Friday, December 5, 2008

Monologue Monday* - Hurrah at Last by Richard Greenberg

* From now on...I'll try to do these on a Monday. I just couldn't turn down the alliteration.

I've made a vow with fellow actor, Dennis Frymire to post a monologue that I like once every two weeks. Granted, these will probably tend toward monologues that I could do, but who KNOWS what will show up here. Maybe I'll be able to dig up 24 monologues that I like, maybe not. At the very least, it'll give me some food for though and hopefully expand my repertoire as I see what Dennis puts up there.

Also, naturally, if you like the monologue, I strongly encourage you to hunt down the play. The more stuff like this is seen and passed around, the better it is for all involved. And, I feel weird saying this, but if you happen to be a copyright holder for any material I use on here and you take offense, just let me know and I'll take it down. Weird.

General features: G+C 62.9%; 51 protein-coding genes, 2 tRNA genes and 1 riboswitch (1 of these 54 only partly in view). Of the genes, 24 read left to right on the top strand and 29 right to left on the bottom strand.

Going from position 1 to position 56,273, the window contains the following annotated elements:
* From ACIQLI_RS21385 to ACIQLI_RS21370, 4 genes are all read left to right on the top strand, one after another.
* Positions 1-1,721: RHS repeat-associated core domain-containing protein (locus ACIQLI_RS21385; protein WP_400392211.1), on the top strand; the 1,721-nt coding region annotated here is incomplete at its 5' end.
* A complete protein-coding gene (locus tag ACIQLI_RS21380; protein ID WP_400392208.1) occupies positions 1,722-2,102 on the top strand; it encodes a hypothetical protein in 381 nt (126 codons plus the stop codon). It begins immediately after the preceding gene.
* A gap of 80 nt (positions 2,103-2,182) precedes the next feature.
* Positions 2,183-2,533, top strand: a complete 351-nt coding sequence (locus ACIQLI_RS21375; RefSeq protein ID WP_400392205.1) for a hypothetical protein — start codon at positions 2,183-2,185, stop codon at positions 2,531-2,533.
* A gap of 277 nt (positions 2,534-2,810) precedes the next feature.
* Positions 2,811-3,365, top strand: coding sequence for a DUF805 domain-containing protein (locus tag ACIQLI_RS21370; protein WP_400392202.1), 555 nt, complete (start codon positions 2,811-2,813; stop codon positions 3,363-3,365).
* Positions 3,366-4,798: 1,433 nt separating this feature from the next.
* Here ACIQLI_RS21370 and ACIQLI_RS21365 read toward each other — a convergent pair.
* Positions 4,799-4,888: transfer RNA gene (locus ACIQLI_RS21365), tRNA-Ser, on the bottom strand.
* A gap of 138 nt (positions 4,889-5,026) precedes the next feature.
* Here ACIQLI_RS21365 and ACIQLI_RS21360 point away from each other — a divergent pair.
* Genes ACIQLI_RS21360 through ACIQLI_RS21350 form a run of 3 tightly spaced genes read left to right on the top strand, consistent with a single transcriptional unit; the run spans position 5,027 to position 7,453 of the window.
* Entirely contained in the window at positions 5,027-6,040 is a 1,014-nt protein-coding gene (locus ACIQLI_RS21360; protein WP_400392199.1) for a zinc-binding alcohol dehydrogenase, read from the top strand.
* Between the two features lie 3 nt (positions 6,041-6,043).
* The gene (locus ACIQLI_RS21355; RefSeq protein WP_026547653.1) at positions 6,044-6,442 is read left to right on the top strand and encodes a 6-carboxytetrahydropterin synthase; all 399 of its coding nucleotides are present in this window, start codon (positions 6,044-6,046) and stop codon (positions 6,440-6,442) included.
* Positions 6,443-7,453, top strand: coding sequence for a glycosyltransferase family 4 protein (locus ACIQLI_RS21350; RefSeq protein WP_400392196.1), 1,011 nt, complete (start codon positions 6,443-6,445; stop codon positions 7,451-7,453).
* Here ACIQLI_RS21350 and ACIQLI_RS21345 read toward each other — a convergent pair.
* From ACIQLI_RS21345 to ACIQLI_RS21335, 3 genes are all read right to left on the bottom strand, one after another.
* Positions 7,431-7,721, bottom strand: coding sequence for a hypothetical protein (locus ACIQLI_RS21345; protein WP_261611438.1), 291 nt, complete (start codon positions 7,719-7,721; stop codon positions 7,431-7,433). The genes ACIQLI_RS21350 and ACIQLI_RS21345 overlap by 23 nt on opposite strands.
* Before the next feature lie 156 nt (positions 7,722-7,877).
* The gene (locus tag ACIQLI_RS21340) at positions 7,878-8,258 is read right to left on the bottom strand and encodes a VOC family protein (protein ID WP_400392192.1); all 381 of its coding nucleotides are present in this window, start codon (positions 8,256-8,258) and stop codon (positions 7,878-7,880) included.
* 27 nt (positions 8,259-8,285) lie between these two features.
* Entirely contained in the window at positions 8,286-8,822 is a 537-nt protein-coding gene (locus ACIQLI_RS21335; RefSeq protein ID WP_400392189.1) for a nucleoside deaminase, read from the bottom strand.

The first one I'm going to use is from a play I recently discovered, called Hurrah at Last by Richard Greenberg. In this, Oliver (a playwright and occasional screen writer) is telling his friend, Laurie (a novelist) why it is going to be difficult to adapt his novel for the screen.

Oh darling - of course there's nothing wrong with the way you write. For a leisurely paced chronicle of rumination your style can't be beat. It's just that...well...your book is like the novels those English ladies write- where two hundred pages later they've poured the tea. I mean, it's virtually adaptable. You see, it comes down to the differences between the media. You've got Theatre, where I toil, which is totally irrelevant. Then you've got novels, which you do so magnificently, which are totally irrelevant as well as completely archaic. Then there are movies which, for the time being, people are still going to and, therefore, unlike those other media have to have some vitality. And I'm thinking that if I can just trump up a really strong opening shot, it'll trick people into thinking something is going to happen in the story. Which, of course, it does not.

I'm going to try and keep it around the minute / minute and a half line. If anyone else wants to join in, help yourself! I'd love to see your monologues on Monologue Monday, which won't always be on a Friday!

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